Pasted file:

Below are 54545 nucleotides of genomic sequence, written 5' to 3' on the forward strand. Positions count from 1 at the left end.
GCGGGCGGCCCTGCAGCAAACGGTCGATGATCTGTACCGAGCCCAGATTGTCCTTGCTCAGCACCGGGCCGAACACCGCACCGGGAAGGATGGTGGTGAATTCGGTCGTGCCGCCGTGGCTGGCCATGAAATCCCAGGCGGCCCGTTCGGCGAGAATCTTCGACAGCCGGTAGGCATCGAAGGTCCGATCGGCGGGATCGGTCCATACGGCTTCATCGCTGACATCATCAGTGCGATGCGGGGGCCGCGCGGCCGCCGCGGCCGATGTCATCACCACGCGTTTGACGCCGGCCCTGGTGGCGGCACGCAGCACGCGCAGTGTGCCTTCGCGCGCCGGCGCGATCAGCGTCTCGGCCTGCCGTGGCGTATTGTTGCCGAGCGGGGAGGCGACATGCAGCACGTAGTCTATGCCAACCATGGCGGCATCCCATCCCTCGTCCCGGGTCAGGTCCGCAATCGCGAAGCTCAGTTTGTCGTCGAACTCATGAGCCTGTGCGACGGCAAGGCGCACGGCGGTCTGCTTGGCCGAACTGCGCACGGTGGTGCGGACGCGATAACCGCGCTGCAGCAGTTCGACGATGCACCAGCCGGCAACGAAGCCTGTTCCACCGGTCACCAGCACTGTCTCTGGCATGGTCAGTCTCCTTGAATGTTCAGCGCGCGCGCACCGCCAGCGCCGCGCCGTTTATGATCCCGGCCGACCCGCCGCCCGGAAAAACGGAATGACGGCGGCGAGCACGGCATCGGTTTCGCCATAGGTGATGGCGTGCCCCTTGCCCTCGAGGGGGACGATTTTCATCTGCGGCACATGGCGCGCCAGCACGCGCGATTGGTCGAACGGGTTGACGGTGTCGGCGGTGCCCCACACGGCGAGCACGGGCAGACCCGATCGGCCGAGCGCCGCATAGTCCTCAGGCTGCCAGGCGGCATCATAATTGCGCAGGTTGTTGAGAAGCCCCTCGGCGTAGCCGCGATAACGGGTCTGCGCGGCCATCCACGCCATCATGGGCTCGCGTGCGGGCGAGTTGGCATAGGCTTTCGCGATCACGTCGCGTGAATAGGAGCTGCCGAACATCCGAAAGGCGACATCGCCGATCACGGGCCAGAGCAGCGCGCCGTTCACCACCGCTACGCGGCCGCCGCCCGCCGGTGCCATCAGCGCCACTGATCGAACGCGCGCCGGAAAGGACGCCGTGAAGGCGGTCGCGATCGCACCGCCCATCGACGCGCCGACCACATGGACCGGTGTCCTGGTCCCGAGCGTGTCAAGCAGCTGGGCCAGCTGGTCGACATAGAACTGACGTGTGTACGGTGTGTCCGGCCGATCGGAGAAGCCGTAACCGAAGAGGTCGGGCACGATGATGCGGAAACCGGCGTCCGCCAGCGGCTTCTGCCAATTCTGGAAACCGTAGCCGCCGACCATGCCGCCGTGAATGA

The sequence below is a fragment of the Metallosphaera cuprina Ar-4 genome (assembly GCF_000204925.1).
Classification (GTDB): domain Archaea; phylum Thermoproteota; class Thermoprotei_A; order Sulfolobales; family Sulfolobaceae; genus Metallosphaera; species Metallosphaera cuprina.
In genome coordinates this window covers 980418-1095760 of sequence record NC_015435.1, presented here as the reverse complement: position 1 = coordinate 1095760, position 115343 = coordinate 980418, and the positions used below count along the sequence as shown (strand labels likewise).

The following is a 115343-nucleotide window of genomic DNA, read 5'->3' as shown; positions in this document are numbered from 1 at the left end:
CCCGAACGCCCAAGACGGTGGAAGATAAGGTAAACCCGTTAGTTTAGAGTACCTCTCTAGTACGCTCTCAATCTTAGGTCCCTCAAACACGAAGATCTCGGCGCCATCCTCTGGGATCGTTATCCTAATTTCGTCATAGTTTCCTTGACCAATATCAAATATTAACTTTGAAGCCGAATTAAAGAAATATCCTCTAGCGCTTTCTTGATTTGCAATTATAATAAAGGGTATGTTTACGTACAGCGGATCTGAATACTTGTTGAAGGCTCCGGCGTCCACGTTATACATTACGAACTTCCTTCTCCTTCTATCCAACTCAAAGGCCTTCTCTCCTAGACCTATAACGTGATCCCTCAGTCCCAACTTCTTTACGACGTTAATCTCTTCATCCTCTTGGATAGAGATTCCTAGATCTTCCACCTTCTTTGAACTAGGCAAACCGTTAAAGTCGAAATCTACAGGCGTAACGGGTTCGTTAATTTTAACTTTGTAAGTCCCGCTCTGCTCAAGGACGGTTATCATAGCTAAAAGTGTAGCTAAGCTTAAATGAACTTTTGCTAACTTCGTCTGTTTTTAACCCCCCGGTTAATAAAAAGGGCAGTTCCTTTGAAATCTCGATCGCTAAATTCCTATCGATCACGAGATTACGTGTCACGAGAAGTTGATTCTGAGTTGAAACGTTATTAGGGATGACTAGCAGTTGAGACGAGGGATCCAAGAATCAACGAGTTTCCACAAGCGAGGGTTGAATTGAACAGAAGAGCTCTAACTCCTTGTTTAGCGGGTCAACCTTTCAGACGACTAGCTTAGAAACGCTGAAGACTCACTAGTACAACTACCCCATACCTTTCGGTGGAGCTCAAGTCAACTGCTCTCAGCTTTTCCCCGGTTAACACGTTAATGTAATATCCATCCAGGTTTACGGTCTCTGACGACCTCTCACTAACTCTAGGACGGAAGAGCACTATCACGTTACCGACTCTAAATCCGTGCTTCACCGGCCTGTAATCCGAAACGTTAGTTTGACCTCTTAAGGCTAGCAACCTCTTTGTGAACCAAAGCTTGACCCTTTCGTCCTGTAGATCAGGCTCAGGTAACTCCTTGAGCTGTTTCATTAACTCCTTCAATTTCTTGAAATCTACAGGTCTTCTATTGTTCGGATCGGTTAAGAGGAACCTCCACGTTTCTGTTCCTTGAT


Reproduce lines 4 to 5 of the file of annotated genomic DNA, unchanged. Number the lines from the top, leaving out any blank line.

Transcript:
Classification (GTDB): domain Archaea; phylum Thermoproteota; class Thermoprotei_A; order Sulfolobales; family Sulfolobaceae; genus Metallosphaera; species Metallosphaera cuprina.
In genome coordinates this window covers 980418-1095760 of sequence record NC_015435.1, presented here as the reverse complement: position 1 = coordinate 1095760, position 115343 = coordinate 980418, and the positions used below count along the sequence as shown (strand labels likewise).